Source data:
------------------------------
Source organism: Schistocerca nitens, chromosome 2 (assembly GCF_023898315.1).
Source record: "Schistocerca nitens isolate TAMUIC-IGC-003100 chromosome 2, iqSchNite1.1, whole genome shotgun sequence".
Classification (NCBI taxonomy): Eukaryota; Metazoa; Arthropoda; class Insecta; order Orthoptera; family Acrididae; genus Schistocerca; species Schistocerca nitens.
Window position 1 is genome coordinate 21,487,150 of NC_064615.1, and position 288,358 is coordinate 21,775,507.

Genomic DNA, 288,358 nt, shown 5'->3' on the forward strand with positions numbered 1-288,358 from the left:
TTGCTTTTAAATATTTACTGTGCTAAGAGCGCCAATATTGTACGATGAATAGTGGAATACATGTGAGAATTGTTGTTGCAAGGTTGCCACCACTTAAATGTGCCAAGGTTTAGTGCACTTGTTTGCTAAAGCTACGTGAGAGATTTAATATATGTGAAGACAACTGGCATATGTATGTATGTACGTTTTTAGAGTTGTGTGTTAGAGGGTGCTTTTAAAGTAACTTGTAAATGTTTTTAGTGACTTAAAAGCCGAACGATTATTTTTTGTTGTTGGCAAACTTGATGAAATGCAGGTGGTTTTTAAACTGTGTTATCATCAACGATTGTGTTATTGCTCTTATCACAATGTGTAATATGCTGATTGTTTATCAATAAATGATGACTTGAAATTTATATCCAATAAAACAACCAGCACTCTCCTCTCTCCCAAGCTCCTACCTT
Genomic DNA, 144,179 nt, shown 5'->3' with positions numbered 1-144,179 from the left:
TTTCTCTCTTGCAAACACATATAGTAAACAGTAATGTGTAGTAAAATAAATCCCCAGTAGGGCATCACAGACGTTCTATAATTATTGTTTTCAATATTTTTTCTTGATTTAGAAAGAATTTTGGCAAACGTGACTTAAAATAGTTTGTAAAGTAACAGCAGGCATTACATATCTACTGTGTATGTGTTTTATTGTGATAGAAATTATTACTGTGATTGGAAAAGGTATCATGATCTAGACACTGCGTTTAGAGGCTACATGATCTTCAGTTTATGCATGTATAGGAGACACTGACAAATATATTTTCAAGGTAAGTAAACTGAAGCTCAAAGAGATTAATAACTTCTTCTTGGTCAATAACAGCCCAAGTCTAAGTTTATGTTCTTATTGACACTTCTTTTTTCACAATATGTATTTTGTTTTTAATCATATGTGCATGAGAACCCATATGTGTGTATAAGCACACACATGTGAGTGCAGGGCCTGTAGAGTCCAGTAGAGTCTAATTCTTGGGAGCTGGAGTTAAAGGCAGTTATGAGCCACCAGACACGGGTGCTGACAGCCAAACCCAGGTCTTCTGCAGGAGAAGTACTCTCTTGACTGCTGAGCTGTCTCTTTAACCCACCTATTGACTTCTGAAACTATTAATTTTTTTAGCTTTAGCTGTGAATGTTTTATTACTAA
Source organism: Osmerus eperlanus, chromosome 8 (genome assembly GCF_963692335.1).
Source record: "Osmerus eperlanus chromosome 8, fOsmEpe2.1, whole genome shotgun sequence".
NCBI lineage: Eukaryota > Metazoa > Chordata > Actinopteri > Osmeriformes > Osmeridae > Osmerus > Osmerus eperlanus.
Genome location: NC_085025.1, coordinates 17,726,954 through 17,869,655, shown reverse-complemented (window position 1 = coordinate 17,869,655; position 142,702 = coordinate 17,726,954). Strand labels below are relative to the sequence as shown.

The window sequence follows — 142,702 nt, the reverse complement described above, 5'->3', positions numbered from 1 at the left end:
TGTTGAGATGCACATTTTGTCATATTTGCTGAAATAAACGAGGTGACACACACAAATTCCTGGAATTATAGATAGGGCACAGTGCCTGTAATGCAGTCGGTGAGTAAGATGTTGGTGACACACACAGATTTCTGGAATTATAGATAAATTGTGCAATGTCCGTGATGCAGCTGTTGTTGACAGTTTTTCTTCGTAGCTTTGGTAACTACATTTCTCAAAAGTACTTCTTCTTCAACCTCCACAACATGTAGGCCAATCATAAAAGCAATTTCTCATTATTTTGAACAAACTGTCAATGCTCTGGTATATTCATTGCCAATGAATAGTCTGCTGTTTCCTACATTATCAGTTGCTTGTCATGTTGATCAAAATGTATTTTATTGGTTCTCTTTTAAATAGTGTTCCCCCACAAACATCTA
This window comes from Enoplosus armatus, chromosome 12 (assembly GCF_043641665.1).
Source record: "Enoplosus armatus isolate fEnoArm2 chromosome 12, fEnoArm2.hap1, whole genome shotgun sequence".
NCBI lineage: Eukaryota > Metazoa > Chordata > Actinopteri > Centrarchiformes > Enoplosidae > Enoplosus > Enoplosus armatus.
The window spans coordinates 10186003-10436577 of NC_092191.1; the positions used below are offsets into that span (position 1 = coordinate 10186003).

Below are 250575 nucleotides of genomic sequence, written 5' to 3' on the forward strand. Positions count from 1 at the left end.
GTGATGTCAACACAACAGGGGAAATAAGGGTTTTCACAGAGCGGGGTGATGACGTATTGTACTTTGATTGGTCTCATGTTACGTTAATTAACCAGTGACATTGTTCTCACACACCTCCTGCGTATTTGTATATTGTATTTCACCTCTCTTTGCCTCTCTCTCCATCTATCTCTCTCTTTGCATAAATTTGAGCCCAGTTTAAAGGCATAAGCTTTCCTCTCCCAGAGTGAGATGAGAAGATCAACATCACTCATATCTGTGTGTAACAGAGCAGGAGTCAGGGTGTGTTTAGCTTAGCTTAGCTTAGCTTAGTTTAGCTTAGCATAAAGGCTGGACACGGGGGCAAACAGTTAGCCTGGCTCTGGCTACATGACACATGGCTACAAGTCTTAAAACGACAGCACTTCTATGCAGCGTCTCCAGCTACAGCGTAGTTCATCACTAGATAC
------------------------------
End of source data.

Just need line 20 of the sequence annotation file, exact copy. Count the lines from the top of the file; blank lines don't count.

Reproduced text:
GTGATGTCAACACAACAGGGGAAATAAGGGTTTTCACAGAGCGGGGTGATGACGTATTGTACTTTGATTGGTCTCATGTTACGTTAATTAACCAGTGACATTGTTCTCACACACCTCCTGCGTATTTGTATATTGTATTTCACCTCTCTTTGCCTCTCTCTCCATCTATCTCTCTCTTTGCATAAATTTGAGCCCAGTTTAAAGGCATAAGCTTTCCTCTCCCAGAGTGAGATGAGAAGATCAACATCACTCATATCTGTGTGTAACAGAGCAGGAGTCAGGGTGTGTTTAGCTTAGCTTAGCTTAGCTTAGTTTAGCTTAGCATAAAGGCTGGACACGGGGGCAAACAGTTAGCCTGGCTCTGGCTACATGACACATGGCTACAAGTCTTAAAACGACAGCACTTCTATGCAGCGTCTCCAGCTACAGCGTAGTTCATCACTAGATAC